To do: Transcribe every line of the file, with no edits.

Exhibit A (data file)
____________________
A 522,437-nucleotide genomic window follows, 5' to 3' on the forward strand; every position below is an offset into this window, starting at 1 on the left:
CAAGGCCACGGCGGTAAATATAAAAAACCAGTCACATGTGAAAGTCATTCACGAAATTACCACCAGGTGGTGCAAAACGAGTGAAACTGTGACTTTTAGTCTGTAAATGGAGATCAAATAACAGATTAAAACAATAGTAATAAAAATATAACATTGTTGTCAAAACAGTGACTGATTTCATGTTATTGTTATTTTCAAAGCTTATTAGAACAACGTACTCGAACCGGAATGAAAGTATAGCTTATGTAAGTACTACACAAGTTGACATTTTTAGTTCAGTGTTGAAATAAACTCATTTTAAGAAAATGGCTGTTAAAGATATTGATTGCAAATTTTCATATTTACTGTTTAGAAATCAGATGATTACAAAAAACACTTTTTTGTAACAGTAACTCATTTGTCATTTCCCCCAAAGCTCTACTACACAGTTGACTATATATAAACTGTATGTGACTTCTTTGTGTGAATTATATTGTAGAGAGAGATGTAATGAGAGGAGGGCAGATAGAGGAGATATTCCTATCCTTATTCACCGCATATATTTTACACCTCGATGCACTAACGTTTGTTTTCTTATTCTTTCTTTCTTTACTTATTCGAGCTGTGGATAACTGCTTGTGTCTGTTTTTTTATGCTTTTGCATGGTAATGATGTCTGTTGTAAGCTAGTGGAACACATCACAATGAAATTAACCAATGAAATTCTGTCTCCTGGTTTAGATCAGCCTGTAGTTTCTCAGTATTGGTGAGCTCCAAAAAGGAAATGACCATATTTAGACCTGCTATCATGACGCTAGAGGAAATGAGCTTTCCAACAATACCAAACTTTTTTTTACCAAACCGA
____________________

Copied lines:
A 522,437-nucleotide genomic window follows, 5' to 3' on the forward strand; every position below is an offset into this window, starting at 1 on the left:
CAAGGCCACGGCGGTAAATATAAAAAACCAGTCACATGTGAAAGTCATTCACGAAATTACCACCAGGTGGTGCAAAACGAGTGAAACTGTGACTTTTAGTCTGTAAATGGAGATCAAATAACAGATTAAAACAATAGTAATAAAAATATAACATTGTTGTCAAAACAGTGACTGATTTCATGTTATTGTTATTTTCAAAGCTTATTAGAACAACGTACTCGAACCGGAATGAAAGTATAGCTTATGTAAGTACTACACAAGTTGACATTTTTAGTTCAGTGTTGAAATAAACTCATTTTAAGAAAATGGCTGTTAAAGATATTGATTGCAAATTTTCATATTTACTGTTTAGAAATCAGATGATTACAAAAAACACTTTTTTGTAACAGTAACTCATTTGTCATTTCCCCCAAAGCTCTACTACACAGTTGACTATATATAAACTGTATGTGACTTCTTTGTGTGAATTATATTGTAGAGAGAGATGTAATGAGAGGAGGGCAGATAGAGGAGATATTCCTATCCTTATTCACCGCATATATTTTACACCTCGATGCACTAACGTTTGTTTTCTTATTCTTTCTTTCTTTACTTATTCGAGCTGTGGATAACTGCTTGTGTCTGTTTTTTTATGCTTTTGCATGGTAATGATGTCTGTTGTAAGCTAGTGGAACACATCACAATGAAATTAACCAATGAAATTCTGTCTCCTGGTTTAGATCAGCCTGTAGTTTCTCAGTATTGGTGAGCTCCAAAAAGGAAATGACCATATTTAGACCTGCTATCATGACGCTAGAGGAAATGAGCTTTCCAACAATACCAAACTTTTTTTTACCAAACCGA